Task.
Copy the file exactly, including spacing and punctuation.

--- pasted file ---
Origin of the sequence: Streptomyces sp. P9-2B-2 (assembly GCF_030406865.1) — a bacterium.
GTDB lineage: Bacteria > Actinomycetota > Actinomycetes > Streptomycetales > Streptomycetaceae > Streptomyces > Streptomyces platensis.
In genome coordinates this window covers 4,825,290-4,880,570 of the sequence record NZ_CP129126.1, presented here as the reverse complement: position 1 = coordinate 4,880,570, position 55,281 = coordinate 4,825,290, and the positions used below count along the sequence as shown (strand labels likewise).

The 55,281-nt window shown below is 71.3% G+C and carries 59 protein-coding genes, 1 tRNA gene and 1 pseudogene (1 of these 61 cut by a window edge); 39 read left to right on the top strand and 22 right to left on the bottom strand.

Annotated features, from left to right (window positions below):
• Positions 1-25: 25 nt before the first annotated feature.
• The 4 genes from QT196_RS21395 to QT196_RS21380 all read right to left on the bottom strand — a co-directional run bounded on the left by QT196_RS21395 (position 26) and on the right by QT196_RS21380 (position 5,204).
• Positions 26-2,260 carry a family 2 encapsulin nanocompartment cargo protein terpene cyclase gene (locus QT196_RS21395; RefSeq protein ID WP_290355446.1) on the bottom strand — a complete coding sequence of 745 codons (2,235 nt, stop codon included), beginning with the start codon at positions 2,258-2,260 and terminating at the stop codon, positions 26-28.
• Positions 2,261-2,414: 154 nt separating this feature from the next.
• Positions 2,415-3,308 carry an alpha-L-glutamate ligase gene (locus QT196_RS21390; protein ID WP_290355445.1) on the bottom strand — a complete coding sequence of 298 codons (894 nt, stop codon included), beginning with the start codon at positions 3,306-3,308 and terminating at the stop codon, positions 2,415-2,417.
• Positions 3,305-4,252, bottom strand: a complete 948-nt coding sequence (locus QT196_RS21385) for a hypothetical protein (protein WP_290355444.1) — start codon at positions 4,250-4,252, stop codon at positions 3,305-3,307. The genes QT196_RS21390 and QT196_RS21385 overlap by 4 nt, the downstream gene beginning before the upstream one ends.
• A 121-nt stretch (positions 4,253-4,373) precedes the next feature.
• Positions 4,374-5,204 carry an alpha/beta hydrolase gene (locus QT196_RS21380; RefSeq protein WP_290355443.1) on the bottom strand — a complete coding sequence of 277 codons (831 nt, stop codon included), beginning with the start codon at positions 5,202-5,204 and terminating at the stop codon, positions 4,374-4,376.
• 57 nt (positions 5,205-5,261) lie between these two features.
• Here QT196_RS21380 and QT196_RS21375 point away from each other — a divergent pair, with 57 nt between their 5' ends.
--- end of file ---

Origin of the sequence: Streptomyces sp. P9-2B-2 (assembly GCF_030406865.1) — a bacterium.
GTDB lineage: Bacteria > Actinomycetota > Actinomycetes > Streptomycetales > Streptomycetaceae > Streptomyces > Streptomyces platensis.
In genome coordinates this window covers 4,825,290-4,880,570 of the sequence record NZ_CP129126.1, presented here as the reverse complement: position 1 = coordinate 4,880,570, position 55,281 = coordinate 4,825,290, and the positions used below count along the sequence as shown (strand labels likewise).

The 55,281-nt window shown below is 71.3% G+C and carries 59 protein-coding genes, 1 tRNA gene and 1 pseudogene (1 of these 61 cut by a window edge); 39 read left to right on the top strand and 22 right to left on the bottom strand.

Annotated features, from left to right (window positions below):
• Positions 1-25: 25 nt before the first annotated feature.
• The 4 genes from QT196_RS21395 to QT196_RS21380 all read right to left on the bottom strand — a co-directional run bounded on the left by QT196_RS21395 (position 26) and on the right by QT196_RS21380 (position 5,204).
• Positions 26-2,260 carry a family 2 encapsulin nanocompartment cargo protein terpene cyclase gene (locus QT196_RS21395; RefSeq protein ID WP_290355446.1) on the bottom strand — a complete coding sequence of 745 codons (2,235 nt, stop codon included), beginning with the start codon at positions 2,258-2,260 and terminating at the stop codon, positions 26-28.
• Positions 2,261-2,414: 154 nt separating this feature from the next.
• Positions 2,415-3,308 carry an alpha-L-glutamate ligase gene (locus QT196_RS21390; protein ID WP_290355445.1) on the bottom strand — a complete coding sequence of 298 codons (894 nt, stop codon included), beginning with the start codon at positions 3,306-3,308 and terminating at the stop codon, positions 2,415-2,417.
• Positions 3,305-4,252, bottom strand: a complete 948-nt coding sequence (locus QT196_RS21385) for a hypothetical protein (protein WP_290355444.1) — start codon at positions 4,250-4,252, stop codon at positions 3,305-3,307. The genes QT196_RS21390 and QT196_RS21385 overlap by 4 nt, the downstream gene beginning before the upstream one ends.
• A 121-nt stretch (positions 4,253-4,373) precedes the next feature.
• Positions 4,374-5,204 carry an alpha/beta hydrolase gene (locus QT196_RS21380; RefSeq protein WP_290355443.1) on the bottom strand — a complete coding sequence of 277 codons (831 nt, stop codon included), beginning with the start codon at positions 5,202-5,204 and terminating at the stop codon, positions 4,374-4,376.
• 57 nt (positions 5,205-5,261) lie between these two features.
• Here QT196_RS21380 and QT196_RS21375 point away from each other — a divergent pair, with 57 nt between their 5' ends.